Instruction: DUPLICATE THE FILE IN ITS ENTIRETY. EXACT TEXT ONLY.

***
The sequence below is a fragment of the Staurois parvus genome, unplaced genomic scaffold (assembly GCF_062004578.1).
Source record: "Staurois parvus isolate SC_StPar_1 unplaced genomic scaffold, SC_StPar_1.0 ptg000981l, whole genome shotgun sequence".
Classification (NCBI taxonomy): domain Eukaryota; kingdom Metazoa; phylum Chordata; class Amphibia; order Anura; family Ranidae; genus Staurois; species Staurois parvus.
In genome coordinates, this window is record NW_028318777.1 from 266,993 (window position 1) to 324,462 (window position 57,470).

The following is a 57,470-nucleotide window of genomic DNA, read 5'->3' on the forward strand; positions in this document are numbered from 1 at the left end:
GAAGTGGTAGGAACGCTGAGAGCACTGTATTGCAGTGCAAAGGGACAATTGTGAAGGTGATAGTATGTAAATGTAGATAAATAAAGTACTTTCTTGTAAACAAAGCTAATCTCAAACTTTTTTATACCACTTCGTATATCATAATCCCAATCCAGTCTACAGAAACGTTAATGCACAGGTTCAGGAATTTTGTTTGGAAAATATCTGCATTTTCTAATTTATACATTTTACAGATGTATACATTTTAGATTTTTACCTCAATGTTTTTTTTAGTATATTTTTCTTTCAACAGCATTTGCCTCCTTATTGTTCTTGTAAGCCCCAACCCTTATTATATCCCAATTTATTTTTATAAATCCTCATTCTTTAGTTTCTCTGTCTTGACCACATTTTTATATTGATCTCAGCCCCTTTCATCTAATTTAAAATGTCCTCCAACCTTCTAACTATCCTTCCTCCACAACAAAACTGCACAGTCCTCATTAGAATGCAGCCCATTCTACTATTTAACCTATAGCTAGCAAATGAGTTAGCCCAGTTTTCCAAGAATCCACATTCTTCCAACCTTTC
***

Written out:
The sequence below is a fragment of the Staurois parvus genome, unplaced genomic scaffold (assembly GCF_062004578.1).
Source record: "Staurois parvus isolate SC_StPar_1 unplaced genomic scaffold, SC_StPar_1.0 ptg000981l, whole genome shotgun sequence".
Classification (NCBI taxonomy): domain Eukaryota; kingdom Metazoa; phylum Chordata; class Amphibia; order Anura; family Ranidae; genus Staurois; species Staurois parvus.
In genome coordinates, this window is record NW_028318777.1 from 266,993 (window position 1) to 324,462 (window position 57,470).

The following is a 57,470-nucleotide window of genomic DNA, read 5'->3' on the forward strand; positions in this document are numbered from 1 at the left end:
GAAGTGGTAGGAACGCTGAGAGCACTGTATTGCAGTGCAAAGGGACAATTGTGAAGGTGATAGTATGTAAATGTAGATAAATAAAGTACTTTCTTGTAAACAAAGCTAATCTCAAACTTTTTTATACCACTTCGTATATCATAATCCCAATCCAGTCTACAGAAACGTTAATGCACAGGTTCAGGAATTTTGTTTGGAAAATATCTGCATTTTCTAATTTATACATTTTACAGATGTATACATTTTAGATTTTTACCTCAATGTTTTTTTTAGTATATTTTTCTTTCAACAGCATTTGCCTCCTTATTGTTCTTGTAAGCCCCAACCCTTATTATATCCCAATTTATTTTTATAAATCCTCATTCTTTAGTTTCTCTGTCTTGACCACATTTTTATATTGATCTCAGCCCCTTTCATCTAATTTAAAATGTCCTCCAACCTTCTAACTATCCTTCCTCCACAACAAAACTGCACAGTCCTCATTAGAATGCAGCCCATTCTACTATTTAACCTATAGCTAGCAAATGAGTTAGCCCAGTTTTCCAAGAATCCACATTCTTCCAACCTTTC